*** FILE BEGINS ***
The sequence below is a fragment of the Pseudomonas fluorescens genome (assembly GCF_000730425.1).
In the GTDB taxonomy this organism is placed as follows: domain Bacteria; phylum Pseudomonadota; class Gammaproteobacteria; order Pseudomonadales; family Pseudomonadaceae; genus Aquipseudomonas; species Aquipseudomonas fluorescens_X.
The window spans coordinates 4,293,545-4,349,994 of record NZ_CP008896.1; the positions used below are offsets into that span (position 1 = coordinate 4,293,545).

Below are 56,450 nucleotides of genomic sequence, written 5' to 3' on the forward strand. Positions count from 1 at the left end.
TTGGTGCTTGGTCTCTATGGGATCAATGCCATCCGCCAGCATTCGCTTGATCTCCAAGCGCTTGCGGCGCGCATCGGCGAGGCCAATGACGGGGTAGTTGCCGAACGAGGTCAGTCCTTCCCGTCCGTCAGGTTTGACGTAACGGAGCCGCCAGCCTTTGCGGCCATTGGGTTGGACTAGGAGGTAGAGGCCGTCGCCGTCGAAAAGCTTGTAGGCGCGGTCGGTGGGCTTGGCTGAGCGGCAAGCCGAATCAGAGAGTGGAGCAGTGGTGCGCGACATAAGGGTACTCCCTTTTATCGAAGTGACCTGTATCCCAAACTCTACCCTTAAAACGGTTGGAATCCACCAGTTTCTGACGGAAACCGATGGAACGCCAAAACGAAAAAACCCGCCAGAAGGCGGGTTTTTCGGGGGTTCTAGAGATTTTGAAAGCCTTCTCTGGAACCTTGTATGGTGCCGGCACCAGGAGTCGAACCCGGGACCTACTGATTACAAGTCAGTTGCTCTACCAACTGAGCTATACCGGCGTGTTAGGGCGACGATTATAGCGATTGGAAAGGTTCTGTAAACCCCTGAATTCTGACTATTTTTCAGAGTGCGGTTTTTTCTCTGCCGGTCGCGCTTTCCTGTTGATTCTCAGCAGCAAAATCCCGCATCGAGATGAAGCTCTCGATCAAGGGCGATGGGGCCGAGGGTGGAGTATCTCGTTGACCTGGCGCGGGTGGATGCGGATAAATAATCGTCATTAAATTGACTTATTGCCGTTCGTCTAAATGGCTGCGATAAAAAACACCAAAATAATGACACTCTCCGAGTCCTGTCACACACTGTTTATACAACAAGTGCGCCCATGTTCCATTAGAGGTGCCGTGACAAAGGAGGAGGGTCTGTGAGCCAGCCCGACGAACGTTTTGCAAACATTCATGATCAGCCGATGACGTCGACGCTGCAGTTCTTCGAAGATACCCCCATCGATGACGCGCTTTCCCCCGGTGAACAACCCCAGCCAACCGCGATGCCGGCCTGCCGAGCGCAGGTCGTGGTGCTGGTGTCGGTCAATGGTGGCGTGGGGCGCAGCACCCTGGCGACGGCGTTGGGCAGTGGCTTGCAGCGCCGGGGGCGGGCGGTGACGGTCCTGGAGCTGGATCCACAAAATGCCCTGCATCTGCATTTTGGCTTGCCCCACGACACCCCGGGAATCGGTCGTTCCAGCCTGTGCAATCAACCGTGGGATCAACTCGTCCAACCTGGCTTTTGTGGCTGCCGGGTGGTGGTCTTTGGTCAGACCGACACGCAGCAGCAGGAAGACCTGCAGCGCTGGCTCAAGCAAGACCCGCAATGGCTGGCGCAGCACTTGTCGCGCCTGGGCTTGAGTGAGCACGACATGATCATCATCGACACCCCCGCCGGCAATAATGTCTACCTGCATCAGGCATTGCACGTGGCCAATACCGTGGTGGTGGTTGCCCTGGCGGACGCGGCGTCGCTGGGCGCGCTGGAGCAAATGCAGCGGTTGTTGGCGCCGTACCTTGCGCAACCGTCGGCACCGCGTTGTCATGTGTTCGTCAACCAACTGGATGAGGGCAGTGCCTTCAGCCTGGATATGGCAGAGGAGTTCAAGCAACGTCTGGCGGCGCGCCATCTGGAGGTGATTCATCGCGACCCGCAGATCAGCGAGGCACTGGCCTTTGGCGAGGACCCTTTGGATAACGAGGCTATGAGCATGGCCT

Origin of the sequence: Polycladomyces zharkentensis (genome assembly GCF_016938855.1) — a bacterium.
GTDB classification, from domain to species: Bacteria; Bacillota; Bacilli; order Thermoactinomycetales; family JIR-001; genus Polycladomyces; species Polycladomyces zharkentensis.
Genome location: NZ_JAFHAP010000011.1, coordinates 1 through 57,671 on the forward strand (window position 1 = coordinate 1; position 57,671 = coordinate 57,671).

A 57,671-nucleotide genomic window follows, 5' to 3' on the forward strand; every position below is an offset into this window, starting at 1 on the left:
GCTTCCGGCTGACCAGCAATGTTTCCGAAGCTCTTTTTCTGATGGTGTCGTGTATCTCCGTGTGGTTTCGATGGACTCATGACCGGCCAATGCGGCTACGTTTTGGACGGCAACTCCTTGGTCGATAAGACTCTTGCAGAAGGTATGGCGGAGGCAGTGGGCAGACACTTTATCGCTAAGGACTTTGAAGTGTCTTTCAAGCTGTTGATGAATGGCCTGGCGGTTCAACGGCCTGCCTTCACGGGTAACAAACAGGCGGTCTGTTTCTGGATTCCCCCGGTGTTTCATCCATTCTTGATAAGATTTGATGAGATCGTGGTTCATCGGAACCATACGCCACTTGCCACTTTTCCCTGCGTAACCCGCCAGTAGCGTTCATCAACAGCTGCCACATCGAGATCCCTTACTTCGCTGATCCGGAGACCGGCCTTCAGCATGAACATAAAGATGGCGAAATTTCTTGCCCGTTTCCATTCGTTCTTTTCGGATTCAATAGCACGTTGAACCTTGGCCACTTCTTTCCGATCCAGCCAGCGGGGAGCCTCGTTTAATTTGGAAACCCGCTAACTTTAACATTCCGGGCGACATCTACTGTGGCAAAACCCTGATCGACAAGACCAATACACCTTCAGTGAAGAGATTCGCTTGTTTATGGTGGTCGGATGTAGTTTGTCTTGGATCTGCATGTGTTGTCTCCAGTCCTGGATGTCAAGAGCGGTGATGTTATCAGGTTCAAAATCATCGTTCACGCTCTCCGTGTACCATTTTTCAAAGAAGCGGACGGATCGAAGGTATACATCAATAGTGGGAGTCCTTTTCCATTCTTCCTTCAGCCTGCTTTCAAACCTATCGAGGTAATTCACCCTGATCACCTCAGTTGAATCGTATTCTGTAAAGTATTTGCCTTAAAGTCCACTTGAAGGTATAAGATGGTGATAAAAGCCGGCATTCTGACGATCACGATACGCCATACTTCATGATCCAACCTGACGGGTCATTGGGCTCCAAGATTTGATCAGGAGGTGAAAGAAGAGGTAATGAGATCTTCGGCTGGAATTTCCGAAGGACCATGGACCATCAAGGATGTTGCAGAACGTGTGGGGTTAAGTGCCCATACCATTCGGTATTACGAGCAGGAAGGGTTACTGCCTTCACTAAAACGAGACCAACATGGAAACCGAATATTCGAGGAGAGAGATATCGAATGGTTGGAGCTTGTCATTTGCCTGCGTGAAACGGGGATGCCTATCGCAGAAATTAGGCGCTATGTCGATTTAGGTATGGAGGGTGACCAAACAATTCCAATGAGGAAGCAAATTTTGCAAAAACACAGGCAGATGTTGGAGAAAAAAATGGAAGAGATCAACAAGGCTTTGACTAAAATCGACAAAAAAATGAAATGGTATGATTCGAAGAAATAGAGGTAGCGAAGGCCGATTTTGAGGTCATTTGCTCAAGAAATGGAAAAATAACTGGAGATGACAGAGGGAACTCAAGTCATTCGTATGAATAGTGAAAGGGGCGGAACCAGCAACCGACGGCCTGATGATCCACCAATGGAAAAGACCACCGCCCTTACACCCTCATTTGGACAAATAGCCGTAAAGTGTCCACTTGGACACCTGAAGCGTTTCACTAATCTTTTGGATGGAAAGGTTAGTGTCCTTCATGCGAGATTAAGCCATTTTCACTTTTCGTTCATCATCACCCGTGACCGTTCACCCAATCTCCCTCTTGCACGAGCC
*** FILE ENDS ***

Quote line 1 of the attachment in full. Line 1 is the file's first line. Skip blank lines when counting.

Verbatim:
The sequence below is a fragment of the Pseudomonas fluorescens genome (assembly GCF_000730425.1).